Video of Significant Congressional Hearing on UFOs and UAPs

In a recent hearing held by the Subcommittee on National Security, the Border, and Foreign Affairs, the lack of transparency and proper reporting mechanisms within federal agencies for Unidentified Anomalous Phenomena (UAP) encounters was discussed. The hearing shed light on the challenges faced by pilots who have reported UAP encounters, including harsh retaliation both professionally and personally. This has created a chilling effect, leading to a lack of desire to report UAP encounters and resulting in gaps in national security intelligence gathering.

One key takeaway from the hearing is that federal agencies have poor or non-functioning internal reporting processes for military and commercial air pilots who encounter UAP. This lack of transparency has fueled speculation and eroded public trust. Ryan Graves, Executive Director for Americans for Safe Aerospace, testified that there is a significant amount of UAP information that the government knows but has not shared publicly. Excessive classification practices keep crucial information hidden, hindering our understanding and fueling speculation and mistrust.

Another important point raised during the hearing was the severe retaliation faced by pilots who report UAP encounters. This retaliation has had damaging effects on their professional careers and personal lives. David Grusch, former National Reconnaissance Officer Representative of the Unidentified Anomalous Phenomena Task Force at the Department of Defense, shared his own experience of facing brutal administrative attacks. This kind of retaliation not only discourages pilots from reporting UAP encounters but also creates a climate of fear and intimidation.

The lack of training and internal reporting systems for military service members and commercial pilots to report and assess UAP information was also highlighted during the hearing. There is a clear disconnect between the military and commercial aviation sectors when it comes to acknowledging the risk posed by UAP. While the military has recognized UAP as a critical aviation safety risk, the commercial markets have not taken similar steps. This poses a potential threat to the safety of commercial flights.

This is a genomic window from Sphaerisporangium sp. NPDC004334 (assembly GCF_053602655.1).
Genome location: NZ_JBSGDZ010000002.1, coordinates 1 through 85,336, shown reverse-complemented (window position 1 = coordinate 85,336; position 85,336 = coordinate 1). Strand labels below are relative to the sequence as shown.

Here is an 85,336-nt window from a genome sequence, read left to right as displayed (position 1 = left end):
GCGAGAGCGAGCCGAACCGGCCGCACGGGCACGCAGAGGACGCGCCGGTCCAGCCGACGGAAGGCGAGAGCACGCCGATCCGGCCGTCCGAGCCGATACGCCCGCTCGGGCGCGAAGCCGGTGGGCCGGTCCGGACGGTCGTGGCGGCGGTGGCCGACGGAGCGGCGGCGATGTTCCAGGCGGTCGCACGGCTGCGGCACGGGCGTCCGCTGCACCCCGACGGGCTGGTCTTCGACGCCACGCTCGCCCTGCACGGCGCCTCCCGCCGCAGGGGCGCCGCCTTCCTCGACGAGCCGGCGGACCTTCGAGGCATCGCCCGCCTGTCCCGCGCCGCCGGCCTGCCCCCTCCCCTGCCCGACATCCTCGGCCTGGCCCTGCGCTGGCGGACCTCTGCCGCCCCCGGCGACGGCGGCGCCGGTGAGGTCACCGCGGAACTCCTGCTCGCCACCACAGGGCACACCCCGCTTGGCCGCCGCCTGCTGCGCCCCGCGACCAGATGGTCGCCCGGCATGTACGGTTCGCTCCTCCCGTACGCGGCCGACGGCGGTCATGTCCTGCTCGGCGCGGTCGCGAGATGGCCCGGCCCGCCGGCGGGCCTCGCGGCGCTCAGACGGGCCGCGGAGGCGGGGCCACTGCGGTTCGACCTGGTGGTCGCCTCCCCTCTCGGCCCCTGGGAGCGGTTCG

In order to improve pilots’ UAP reporting, it’s important to establish a system where pilots can report without fear of losing their jobs. The stigma associated with UAP encounters needs to be reduced, and a secure system should be put in place to protect the anonymity of pilots. Making this information available to the public will also help reduce concerns among air crew members.

The hearing also brought attention to the Department of Defense’s lack of transparency in sharing UAP findings with the public. Rep. Tim Burchett highlighted how the DOD fails audits and loses significant amounts of taxpayer dollars while withholding information on UAP encounters. This lack of accountability raises questions about the government’s handling of UAP-related issues.

The hearing concluded with discussions on the significant levels of underreporting of UAP encounters due to fear of retaliation. Rep. Nancy Mace pointed out that an estimated 95% of UAP sightings go unreported by pilots, leading to a loss of potentially valuable national security intelligence gathering.

Overall, the hearing shed light on the challenges faced by pilots in reporting UAP encounters and the lack of transparency within federal agencies. It highlighted the need for improved reporting mechanisms, reduced stigma, and increased public access to information on UAP encounters. Addressing these issues is important for both national security and public safety.